Out-of-county students debated

Greg Wilkerson News Herald

Loudon County School Board members debated the best way to reduce or eliminate the number of out-of-county students attending county schools during a workshop meeting Thursday. "It's not fair for our taxpayers to educate out-of-county students," said board member Bill Marcus.

Currently the school system does not accept new students from neighboring counties unless they have already been attending a school here, or are the sibling of a student in the system.

Board members questioned the need for students who come from families who do not pay property taxes in Loudon County. Various options were presented including a suggestion by board member Van Shaver to completely eliminate all out-of-county students before the start of school in the fall.

Board Member Gary Ubben suggested a more gradual approach, which would allow students to finish at the school they are in, but not move to a new school - for instance a student at Eaton Elementary would not be allowed to travel with his fellow students to North Middle. He also suggested they consider eliminating the exception for siblings.

Ubben said it can be traumatic for a child to be shifted between schools, though Shaver indicated he was more concerned with how Loudon County's money is being spent. "Trauma to a child doesn't weigh nearly as heavy on me as cost to the taxpayers," Shaver said.

He voiced his support to remove all out-of-county students immediately, with a possible exception for students who are the children of teachers.

North Middle School Principal Joey Breedlove told the board it is difficult to remove children from the school where they have been accepted and encouraged to be part of the school "family."

Ubben also expressed concern for students in high school who may not be performing well. He said making them leave the school could encourage some of them to drop out all together.

Director of Schools Wayne Honeycutt began the discussion talking about the relationship between the Loudon County School System and Lenoir City Schools. Honeycutt said students who live inside the city limits of Lenoir City are treated exactly the same as out-of-county students, based on the legal opinion of the county's attorney Chuck Cagle.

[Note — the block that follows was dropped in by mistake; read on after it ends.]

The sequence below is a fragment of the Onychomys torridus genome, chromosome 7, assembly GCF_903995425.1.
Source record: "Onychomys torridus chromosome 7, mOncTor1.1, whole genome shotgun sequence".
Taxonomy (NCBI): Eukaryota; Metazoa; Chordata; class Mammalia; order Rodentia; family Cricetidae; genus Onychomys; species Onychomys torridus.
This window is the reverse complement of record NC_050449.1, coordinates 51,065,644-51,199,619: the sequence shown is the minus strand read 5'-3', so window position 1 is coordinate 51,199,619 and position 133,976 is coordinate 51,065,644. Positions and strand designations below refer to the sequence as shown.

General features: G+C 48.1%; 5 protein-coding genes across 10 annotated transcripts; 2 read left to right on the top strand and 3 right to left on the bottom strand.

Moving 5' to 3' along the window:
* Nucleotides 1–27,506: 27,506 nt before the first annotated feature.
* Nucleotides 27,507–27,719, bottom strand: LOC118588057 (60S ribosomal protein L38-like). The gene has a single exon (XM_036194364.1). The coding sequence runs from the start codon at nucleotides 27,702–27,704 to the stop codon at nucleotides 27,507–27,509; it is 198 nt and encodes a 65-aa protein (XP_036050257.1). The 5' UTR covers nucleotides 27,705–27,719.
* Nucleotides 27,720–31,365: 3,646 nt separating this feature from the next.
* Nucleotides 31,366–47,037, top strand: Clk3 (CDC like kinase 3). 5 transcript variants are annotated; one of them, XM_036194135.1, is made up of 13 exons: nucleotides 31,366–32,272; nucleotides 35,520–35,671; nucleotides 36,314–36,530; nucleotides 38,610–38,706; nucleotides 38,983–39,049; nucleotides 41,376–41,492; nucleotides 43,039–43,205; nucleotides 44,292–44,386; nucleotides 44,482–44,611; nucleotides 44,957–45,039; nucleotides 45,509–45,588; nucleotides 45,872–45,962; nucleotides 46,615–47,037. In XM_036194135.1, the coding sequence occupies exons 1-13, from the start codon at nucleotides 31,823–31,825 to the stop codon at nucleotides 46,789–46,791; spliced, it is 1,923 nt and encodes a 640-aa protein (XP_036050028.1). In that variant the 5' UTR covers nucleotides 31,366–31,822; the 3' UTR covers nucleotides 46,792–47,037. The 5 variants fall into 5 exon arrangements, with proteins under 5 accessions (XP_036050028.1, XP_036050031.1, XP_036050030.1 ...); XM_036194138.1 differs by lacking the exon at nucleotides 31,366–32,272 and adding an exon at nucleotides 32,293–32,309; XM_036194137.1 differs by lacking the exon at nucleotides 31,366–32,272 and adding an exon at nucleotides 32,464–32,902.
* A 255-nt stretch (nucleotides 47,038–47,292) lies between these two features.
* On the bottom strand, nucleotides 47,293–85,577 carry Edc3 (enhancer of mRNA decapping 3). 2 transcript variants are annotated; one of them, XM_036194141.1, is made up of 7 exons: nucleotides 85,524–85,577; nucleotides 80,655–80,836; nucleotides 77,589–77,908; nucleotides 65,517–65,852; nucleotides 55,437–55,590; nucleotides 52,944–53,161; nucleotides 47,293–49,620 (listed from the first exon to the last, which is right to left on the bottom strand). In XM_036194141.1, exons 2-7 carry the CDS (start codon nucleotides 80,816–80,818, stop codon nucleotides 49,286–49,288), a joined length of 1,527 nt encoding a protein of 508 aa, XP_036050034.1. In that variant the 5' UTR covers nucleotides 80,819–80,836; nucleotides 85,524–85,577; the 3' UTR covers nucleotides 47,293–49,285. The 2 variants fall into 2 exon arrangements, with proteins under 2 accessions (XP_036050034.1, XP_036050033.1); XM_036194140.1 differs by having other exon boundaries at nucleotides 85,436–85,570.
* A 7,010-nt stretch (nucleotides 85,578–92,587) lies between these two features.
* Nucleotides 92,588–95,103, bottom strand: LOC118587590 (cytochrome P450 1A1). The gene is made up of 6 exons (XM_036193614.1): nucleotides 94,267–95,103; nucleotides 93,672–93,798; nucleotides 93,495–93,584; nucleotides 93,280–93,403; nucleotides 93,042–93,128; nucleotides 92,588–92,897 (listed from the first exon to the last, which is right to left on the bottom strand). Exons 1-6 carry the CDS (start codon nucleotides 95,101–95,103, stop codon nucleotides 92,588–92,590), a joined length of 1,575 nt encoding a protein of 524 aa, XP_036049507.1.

Marcus said Cagle's opinion was different than what he felt was right because even though the students are within the boundaries of a separate school system, they are still county taxpayers and should have access to county services, like the schools. Other members of the board agreed they should be allowing Lenoir City students before out-of-county students.

Honeycutt said he has been in discussions with Lenoir City Schools Superintendent Wayne Miller to work out the specific details of how to handle students who want to transfer between systems.

Those plans may include a three-week window at the beginning of the school year where students can decide to switch schools. He said Cagle is reviewing the details of both systems so an arrangement can be worked out.

Currently most students in the north part of the county who start out in county schools eventually end up in Lenoir City High School, even if they live outside Lenoir City's limits.

Board member Leroy Tate reminded the board that years ago when the schools first started accepting out-of-county students, it was because there was extra space in the schools, and filling out the classrooms increased the amount of money received from the state. He also said there are many Loudon County residents who attend schools in other counties. He said if the board sends students back to their home counties, all those students may get sent back here, which wouldn't help the space concerns.

Shaver stated we should be educating our own students anyway.

Tate said the issue needs to be resolved, but done so with class and consideration for the students involved.

The issue may be voted on at the next board meeting, scheduled for Thursday.